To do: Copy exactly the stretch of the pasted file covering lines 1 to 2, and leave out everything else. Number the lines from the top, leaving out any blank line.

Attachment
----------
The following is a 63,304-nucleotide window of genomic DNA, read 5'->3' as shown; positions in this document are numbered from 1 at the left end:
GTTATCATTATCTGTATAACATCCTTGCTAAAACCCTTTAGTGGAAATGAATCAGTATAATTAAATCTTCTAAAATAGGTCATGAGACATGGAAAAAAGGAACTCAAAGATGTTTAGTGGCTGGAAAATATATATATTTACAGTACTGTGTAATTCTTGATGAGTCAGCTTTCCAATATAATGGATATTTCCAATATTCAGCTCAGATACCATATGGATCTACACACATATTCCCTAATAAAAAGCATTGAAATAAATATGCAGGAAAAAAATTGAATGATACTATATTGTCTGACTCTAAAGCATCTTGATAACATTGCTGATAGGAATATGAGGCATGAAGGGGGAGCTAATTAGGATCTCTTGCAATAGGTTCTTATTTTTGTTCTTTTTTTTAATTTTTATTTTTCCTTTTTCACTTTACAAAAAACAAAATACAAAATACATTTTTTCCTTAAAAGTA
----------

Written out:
The following is a 63,304-nucleotide window of genomic DNA, read 5'->3' as shown; positions in this document are numbered from 1 at the left end:
GTTATCATTATCTGTATAACATCCTTGCTAAAACCCTTTAGTGGAAATGAATCAGTATAATTAAATCTTCTAAAATAGGTCATGAGACATGGAAAAAAGGAACTCAAAGATGTTTAGTGGCTGGAAAATATATATATTTACAGTACTGTGTAATTCTTGATGAGTCAGCTTTCCAATATAATGGATATTTCCAATATTCAGCTCAGATACCATATGGATCTACACACATATTCCCTAATAAAAAGCATTGAAATAAATATGCAGGAAAAAAATTGAATGATACTATATTGTCTGACTCTAAAGCATCTTGATAACATTGCTGATAGGAATATGAGGCATGAAGGGGGAGCTAATTAGGATCTCTTGCAATAGGTTCTTATTTTTGTTCTTTTTTTTAATTTTTATTTTTCCTTTTTCACTTTACAAAAAACAAAATACAAAATACATTTTTTCCTTAAAAGTA